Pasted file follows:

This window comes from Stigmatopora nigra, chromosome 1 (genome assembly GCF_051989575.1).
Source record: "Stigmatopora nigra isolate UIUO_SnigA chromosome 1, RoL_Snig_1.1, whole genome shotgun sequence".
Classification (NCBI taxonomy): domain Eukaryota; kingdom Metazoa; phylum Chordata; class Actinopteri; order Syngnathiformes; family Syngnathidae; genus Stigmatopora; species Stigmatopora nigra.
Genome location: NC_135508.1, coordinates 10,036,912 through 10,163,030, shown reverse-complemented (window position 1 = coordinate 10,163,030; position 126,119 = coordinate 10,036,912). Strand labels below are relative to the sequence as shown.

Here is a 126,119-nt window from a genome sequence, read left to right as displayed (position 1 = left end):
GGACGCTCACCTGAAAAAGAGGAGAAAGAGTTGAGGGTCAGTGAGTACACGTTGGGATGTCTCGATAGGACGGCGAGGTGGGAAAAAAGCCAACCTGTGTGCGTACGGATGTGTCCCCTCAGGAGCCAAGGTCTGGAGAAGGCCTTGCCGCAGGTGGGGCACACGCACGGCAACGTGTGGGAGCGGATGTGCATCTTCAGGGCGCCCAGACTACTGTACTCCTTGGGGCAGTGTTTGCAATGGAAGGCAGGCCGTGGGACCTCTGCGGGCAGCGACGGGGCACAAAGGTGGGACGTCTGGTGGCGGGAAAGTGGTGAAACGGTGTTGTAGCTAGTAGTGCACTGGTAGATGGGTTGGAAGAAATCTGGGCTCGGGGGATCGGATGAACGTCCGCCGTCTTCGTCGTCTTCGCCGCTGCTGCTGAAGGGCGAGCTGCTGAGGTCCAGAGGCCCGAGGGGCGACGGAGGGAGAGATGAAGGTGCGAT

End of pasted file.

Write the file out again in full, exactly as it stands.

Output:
This window comes from Stigmatopora nigra, chromosome 1 (genome assembly GCF_051989575.1).
Source record: "Stigmatopora nigra isolate UIUO_SnigA chromosome 1, RoL_Snig_1.1, whole genome shotgun sequence".
Classification (NCBI taxonomy): domain Eukaryota; kingdom Metazoa; phylum Chordata; class Actinopteri; order Syngnathiformes; family Syngnathidae; genus Stigmatopora; species Stigmatopora nigra.
Genome location: NC_135508.1, coordinates 10,036,912 through 10,163,030, shown reverse-complemented (window position 1 = coordinate 10,163,030; position 126,119 = coordinate 10,036,912). Strand labels below are relative to the sequence as shown.

Here is a 126,119-nt window from a genome sequence, read left to right as displayed (position 1 = left end):
GGACGCTCACCTGAAAAAGAGGAGAAAGAGTTGAGGGTCAGTGAGTACACGTTGGGATGTCTCGATAGGACGGCGAGGTGGGAAAAAAGCCAACCTGTGTGCGTACGGATGTGTCCCCTCAGGAGCCAAGGTCTGGAGAAGGCCTTGCCGCAGGTGGGGCACACGCACGGCAACGTGTGGGAGCGGATGTGCATCTTCAGGGCGCCCAGACTACTGTACTCCTTGGGGCAGTGTTTGCAATGGAAGGCAGGCCGTGGGACCTCTGCGGGCAGCGACGGGGCACAAAGGTGGGACGTCTGGTGGCGGGAAAGTGGTGAAACGGTGTTGTAGCTAGTAGTGCACTGGTAGATGGGTTGGAAGAAATCTGGGCTCGGGGGATCGGATGAACGTCCGCCGTCTTCGTCGTCTTCGCCGCTGCTGCTGAAGGGCGAGCTGCTGAGGTCCAGAGGCCCGAGGGGCGACGGAGGGAGAGATGAAGGTGCGAT